Morning must-read: “Glitch” in the Affordable Care Act could leave tens of thousands of children uninsured

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A “glitch” in the 2010 Affordable Care Act could result in families paying thousands of dollars in health care premiums, and potentially leave up to 500,000 children uninsured.

Congress could move to fix this “family glitch,” says Kelly Kennedy in USA Today, but it seems unlikely, given the recent vote to defund the ACA.

In drafting the ACA, Congress defined “affordable” as up to 9.5 percent of an employee’s household income. This was so people would not abandon their employer-sponsored plans for subsidized health insurance through the exchanges. The glitch is that it only applies to the employee — not the family, which often includes children.

If an employee receives affordable health insurance, but not the family, he or she may be ineligible for subsidized plans through the exchanges. Experts estimate that the average plan for a single person is around $5,600, but goes up to $15,700 to include families in this situation. The majority of employers would help cover these costs, but not all.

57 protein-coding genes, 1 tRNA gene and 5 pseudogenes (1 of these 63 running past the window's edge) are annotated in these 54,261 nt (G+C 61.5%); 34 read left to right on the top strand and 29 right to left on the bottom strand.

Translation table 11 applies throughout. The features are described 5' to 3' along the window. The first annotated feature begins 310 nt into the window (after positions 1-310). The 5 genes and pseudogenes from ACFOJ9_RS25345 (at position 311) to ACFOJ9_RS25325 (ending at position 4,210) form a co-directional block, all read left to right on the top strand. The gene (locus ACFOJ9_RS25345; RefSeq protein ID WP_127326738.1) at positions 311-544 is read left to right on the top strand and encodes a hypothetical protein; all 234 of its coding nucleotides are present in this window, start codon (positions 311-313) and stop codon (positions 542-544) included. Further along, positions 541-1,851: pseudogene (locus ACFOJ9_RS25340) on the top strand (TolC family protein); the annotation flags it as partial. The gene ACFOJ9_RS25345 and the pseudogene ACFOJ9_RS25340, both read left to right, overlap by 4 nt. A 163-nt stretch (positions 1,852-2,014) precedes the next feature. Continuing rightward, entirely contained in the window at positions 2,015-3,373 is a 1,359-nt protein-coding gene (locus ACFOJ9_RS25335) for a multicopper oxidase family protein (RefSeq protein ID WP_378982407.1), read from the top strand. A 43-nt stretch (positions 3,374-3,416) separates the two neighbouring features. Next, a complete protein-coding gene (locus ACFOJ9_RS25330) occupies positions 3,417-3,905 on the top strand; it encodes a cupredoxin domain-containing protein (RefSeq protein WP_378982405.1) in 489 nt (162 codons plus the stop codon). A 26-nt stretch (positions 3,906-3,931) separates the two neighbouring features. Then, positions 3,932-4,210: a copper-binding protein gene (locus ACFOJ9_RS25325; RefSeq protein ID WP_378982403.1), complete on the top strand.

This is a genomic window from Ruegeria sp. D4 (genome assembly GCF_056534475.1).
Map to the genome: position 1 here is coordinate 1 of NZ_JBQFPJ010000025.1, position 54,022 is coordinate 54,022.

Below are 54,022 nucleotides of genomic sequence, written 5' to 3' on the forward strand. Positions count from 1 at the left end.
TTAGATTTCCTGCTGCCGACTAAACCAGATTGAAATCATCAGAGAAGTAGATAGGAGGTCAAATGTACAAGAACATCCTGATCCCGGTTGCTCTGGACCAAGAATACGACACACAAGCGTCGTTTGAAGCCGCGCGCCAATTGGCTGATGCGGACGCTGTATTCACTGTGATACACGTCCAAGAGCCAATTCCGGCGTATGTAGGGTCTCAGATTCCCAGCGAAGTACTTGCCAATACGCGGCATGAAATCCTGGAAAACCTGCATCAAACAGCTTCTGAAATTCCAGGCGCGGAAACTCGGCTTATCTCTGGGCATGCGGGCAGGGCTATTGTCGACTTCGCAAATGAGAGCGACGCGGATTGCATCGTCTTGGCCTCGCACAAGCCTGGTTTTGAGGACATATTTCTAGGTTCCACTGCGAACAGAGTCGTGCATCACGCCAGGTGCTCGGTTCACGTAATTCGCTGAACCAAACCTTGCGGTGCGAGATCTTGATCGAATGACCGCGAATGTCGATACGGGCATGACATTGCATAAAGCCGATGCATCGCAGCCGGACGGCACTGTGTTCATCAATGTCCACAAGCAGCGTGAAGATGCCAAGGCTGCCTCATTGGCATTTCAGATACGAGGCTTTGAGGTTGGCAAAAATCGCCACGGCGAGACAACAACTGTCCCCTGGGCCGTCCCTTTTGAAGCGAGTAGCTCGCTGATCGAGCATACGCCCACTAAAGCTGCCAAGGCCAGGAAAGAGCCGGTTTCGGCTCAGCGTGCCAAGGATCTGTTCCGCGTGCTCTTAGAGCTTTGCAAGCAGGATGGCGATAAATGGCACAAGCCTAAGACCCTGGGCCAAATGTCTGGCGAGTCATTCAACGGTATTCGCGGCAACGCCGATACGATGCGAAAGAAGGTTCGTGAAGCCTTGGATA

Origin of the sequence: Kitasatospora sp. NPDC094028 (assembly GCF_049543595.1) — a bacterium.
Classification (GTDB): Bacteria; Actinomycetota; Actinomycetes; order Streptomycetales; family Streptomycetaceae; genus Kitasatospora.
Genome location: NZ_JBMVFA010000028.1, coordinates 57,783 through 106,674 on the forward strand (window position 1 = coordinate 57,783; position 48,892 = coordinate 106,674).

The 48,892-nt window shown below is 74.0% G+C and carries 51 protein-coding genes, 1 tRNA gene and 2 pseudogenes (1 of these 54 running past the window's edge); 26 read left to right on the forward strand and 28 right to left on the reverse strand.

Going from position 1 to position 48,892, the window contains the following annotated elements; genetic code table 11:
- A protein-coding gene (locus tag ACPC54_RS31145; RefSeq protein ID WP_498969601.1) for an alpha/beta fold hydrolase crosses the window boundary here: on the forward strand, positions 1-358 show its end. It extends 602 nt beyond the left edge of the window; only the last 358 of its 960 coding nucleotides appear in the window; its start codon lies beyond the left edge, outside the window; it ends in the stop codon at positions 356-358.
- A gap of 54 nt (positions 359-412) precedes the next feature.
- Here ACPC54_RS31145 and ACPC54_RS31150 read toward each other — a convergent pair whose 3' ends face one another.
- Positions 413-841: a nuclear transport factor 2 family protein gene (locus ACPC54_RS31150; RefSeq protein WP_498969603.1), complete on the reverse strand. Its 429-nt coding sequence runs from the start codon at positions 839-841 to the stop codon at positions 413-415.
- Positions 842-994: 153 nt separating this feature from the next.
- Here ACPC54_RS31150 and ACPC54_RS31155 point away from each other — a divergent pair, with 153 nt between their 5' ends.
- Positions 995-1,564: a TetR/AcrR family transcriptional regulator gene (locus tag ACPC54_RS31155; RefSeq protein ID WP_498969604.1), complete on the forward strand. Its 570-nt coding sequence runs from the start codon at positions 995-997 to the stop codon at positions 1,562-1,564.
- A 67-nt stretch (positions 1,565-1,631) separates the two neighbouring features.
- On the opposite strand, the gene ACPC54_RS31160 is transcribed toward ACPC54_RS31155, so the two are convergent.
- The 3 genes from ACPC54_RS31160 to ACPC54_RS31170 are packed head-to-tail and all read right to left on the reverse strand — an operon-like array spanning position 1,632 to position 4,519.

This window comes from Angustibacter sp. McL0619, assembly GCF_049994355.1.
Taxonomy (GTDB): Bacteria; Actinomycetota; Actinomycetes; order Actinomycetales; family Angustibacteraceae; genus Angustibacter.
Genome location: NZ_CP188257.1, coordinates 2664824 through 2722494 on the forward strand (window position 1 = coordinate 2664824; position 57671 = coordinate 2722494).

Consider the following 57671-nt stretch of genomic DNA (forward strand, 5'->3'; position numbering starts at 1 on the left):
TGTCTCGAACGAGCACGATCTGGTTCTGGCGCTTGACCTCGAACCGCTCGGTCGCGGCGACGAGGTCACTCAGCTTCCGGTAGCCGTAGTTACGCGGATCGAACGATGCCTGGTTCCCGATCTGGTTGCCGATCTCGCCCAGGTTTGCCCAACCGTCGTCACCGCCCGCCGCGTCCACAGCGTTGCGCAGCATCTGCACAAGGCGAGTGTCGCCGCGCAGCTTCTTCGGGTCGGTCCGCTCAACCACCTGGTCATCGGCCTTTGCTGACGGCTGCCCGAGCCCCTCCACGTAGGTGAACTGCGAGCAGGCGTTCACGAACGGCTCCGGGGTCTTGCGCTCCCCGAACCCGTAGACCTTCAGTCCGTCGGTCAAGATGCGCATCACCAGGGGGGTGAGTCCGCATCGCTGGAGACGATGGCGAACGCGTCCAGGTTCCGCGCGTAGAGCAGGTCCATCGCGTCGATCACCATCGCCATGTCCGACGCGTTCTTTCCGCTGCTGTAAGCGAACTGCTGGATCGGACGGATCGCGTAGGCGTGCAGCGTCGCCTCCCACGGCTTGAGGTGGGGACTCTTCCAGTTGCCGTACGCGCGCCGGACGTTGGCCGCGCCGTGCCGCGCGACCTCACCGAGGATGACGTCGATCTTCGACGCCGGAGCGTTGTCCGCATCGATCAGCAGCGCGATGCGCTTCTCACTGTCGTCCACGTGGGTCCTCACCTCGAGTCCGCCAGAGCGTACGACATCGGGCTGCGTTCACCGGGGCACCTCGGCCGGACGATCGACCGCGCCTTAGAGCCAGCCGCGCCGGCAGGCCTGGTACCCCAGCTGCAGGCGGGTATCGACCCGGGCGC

Veterans receiving health benefits through the VA, but not for their families, or grandparents receiving Medicare, could wind up missing coverage for children. However, in the new law, there are options for child-only coverage.

Some experts suspect that people falling under the family glitch, as well as undocumented immigrants, might not think to check the exchanges for what is available for families and children.

Families are not penalized for not purchasing coverage under the new rules, but the spirit of the law was to make available coverage affordable for families.

Peter Schorsch is the President of Extensive Enterprises and is the publisher of some of Florida’s most influential new media websites, including,,, and Sunburn, the morning read of what’s hot in Florida politics. SaintPetersBlog has for three years running been ranked by the Washington Post as the best state-based blog in Florida. In addition to his publishing efforts, Peter is a political consultant to several of the state’s largest governmental affairs and public relations firms. Peter lives in St. Petersburg with his wife, Michelle, and their daughter, Ella.